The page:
There’s a time for complex, Ken Levine-esque, layered storytelling. But sometimes, you just want to dive into a game, not worry too much about the plot, and just have some fun.
For all of the artistry that goes into creating today’s AAA titles, there’s still a niche for the unassuming, simplistic game with fun gameplay. On the surface, Fat Princess Adventures seems like it might be one of those games. Once you start playing, however, you’ll bemoan the game not living up to its potential.
The setup is fairly simple. Fat Princess Adventures is a top-down, Diablo style hack and slash game which allows up to four players to fight their way through a fantasy world. You and your companions will battle enemies atop a pirate ship and within dense forests. The objective? Saving the world, of course. On your way, you’ll pick up better weapons and items to help you deal with stronger enemies. And when you’re in trouble, you can just eat cake to feel better. Which is what everyone does in the real world too.
Is a continuation of the campaign from the original Fat Princess game. The Red and Blue Kingdoms have merged into Great Bitten, but not all is well. There’s a new villain with designs on the throne – the Bitter Queen. The Bitter Queen is awful, and she hates cake.
For a game that has such a ridiculous premise, Fat Princess Adventures could’ve done with much more than the unfunny jokes and cutscenes that go on for way too long. The dialogue seems like a ham-fisted way to add some more jokes to the proceedings, and most of what the characters say is uninspired pop culture comedy.
All of that would’ve been palatable if the actual combat in the game was satisfying. Unfortunately, the game misses the mark here too. For a game that involves so much hacking and slashing, the combat is too simplistic. Each class has two different attacks. The Archer class allows you to fire a bow at range and wield a knife for close combat. The Engineer class can wield hammers and throw explosives. The combat remains the same irrespective of the class you choose. You wander around, swatting at things until they explode and try to max out your ‘Awesome Sauce’ bar. Once it’s full, you are temporarily able to swat things harder and move quicker. The combat lacks innovation and fails to capture your interest after the initial novelty wears off. The only respite is finding better weapons, because it allows you to kill things quicker allowing you to finish the game faster.
Complexity doesn’t always guarantee an enjoyable combat experience. Sometimes, simplistic combat mechanisms paired with an enjoyable soundtrack and good graphics is all it takes. But there’s none of that to be found in Fat Princess Adventures. The hitboxes work weirdly, making it unclear whether you’ve hit someone or not. Often, you’ll find yourself ambushed and die without understanding what you did wrong.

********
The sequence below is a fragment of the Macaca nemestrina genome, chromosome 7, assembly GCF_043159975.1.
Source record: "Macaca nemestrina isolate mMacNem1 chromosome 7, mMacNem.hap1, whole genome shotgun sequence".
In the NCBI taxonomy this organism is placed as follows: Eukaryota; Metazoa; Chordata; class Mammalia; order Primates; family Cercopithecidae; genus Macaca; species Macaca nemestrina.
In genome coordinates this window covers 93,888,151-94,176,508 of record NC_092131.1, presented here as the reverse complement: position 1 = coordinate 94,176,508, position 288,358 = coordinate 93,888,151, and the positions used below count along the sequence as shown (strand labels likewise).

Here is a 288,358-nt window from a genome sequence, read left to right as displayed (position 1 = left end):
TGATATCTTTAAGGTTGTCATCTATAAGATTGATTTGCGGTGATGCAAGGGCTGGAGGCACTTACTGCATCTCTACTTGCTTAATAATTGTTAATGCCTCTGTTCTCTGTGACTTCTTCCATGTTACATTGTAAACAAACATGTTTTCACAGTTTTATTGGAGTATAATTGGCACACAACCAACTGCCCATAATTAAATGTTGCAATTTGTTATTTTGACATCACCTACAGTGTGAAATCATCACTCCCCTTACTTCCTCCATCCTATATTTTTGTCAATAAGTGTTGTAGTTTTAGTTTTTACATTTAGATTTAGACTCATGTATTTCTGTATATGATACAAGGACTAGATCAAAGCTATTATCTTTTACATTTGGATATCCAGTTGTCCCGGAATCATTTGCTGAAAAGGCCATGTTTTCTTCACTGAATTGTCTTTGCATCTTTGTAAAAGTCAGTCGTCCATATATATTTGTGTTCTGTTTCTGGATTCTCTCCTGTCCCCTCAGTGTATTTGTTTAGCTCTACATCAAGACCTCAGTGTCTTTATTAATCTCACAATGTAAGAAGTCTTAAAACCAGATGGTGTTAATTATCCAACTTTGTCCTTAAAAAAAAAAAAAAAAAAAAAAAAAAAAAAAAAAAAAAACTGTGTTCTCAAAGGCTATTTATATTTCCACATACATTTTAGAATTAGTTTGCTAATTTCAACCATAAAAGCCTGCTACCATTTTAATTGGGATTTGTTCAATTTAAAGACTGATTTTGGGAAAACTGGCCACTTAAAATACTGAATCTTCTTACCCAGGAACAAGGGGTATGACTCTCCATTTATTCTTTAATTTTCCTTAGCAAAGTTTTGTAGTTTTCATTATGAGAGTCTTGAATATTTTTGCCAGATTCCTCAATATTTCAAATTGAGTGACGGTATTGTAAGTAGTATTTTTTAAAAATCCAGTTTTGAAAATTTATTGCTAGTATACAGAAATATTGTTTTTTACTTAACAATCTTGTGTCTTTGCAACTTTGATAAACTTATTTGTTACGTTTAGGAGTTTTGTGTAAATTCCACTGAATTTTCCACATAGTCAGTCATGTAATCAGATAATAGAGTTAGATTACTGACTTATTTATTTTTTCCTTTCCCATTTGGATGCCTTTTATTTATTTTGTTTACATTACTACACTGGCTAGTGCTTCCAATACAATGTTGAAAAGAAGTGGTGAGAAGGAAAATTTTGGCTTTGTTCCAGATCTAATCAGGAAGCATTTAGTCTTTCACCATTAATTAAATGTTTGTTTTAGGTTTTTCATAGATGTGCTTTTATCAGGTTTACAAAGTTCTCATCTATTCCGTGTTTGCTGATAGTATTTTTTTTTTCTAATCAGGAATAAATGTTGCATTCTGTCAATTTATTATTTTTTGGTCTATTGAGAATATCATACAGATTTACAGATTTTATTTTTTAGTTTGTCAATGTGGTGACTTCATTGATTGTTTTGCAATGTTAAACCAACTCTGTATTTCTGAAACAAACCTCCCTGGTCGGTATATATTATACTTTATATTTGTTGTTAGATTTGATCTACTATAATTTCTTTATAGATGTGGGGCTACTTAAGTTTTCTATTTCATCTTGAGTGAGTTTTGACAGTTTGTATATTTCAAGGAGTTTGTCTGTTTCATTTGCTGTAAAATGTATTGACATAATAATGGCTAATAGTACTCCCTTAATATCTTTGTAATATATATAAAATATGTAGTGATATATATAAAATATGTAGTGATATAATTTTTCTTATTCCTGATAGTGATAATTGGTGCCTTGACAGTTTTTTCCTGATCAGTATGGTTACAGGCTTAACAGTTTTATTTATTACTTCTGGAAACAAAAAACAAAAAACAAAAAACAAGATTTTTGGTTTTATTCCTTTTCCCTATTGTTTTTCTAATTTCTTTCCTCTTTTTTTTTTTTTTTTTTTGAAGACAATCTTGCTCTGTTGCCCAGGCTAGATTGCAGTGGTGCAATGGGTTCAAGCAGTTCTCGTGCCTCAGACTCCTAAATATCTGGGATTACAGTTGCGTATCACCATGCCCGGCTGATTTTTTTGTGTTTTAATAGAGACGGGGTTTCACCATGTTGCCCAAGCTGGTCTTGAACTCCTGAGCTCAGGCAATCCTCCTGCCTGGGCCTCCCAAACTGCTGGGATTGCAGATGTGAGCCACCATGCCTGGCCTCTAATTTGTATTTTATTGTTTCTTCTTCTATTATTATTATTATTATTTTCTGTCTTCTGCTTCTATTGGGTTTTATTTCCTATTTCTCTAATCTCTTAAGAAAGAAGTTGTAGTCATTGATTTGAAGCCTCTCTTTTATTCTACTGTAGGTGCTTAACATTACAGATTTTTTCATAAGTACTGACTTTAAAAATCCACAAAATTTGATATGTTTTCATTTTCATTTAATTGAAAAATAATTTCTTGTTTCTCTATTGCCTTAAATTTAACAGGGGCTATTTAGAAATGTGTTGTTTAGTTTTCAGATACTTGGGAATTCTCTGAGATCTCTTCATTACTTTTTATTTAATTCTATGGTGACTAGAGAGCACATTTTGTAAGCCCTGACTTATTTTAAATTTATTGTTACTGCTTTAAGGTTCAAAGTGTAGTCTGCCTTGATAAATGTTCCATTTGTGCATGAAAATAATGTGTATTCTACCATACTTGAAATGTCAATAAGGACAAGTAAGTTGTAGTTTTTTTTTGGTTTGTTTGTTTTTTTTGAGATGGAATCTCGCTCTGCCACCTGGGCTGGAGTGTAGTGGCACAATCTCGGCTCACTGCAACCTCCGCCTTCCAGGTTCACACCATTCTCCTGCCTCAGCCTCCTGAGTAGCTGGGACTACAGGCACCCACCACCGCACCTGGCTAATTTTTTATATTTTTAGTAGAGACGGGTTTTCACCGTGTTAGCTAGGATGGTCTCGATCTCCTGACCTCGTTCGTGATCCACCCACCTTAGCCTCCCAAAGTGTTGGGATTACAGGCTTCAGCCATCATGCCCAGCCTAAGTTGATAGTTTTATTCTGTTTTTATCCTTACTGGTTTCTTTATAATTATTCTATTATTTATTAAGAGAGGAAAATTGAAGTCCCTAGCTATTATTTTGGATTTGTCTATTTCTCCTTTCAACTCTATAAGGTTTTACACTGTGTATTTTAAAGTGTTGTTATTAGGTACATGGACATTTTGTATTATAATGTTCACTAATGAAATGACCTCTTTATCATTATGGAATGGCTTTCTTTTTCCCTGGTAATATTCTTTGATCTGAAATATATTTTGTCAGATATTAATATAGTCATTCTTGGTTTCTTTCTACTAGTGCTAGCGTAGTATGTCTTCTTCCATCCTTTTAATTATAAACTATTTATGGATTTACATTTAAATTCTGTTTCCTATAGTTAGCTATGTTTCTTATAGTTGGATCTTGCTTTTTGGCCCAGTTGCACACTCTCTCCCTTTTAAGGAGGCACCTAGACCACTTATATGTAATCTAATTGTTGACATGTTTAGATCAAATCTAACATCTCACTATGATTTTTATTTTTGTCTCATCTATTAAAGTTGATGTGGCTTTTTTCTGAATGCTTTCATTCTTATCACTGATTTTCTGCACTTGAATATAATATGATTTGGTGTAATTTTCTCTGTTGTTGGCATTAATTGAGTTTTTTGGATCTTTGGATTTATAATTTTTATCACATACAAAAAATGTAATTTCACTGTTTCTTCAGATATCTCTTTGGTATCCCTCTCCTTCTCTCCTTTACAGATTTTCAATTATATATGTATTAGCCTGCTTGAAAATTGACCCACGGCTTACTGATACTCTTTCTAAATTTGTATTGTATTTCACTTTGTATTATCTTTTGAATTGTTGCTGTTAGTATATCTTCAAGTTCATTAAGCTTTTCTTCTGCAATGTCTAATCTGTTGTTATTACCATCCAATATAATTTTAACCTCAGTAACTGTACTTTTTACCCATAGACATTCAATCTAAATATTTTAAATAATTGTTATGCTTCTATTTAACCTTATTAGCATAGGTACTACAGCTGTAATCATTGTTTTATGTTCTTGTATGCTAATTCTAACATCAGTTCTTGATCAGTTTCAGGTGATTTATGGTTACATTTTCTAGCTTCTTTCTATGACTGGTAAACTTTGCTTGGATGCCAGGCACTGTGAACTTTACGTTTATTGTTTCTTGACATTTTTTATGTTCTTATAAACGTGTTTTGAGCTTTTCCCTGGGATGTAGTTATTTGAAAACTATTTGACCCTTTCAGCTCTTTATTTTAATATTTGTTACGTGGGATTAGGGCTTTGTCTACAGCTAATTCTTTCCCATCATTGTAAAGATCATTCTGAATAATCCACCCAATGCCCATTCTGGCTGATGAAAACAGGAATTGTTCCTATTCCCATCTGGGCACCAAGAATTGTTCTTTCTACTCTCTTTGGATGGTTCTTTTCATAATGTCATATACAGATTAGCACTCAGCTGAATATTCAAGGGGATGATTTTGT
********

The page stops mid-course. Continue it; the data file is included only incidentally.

Boss fights elevate the proceedings a little by introducing some interesting set pieces. One of the boss fights will have you throwing chickens you grab into a wheel which electrifies the floor and damages the boss. Yet another fight will put you against a cooking show host who’s juggling an interview in between fighting you. These sections are where Fat Princess Adventures is the most fun, and even these aren’t always very enjoyable. The game routinely throws a gamut of regular enemies at you to fight while you’re trying to take down the boss, sucking some of the joy out of grabbing chickens or whatever else you’re doing.
Quests follow the same simplistic formula. You have to go to some corner of the map to either talk to an NPC or find an item. That’s all there is to the quests in this game. And your map doesn’t help things too much. Your minimap might have you facing one way, but when you zoom out to the full map, you realize that you’re supposed to be heading in the opposite direction. The graphics are pleasing, with a cartoonish art style that fits in with the lighthearted setting of the game. You’ll battle colorful enemies and journey through good-looking maps.
The game allows you to partner up with up to three other players for local or online multiplayer. The problem with that? Everyone shares the same screen. When you’re playing in the same room, this isn’t too much of a problem. But when you’re playing online, you’re in for several frustrating moments while members of your party wander around, exploring whatever might have taken their fancy. You can also compete with other players in the Grindhouse mode. This is a mildly entertaining distraction from the usual gameplay.
Fat Princess Adventures doesn’t have a lot going for it other than the cute premise and colorful graphics. The combat is weak, the story is uninspired and the game is relentlessly unfunny. RPG fans would do well to stay away from this one. And if the setting sounds like your cup of tea, play the original game instead.
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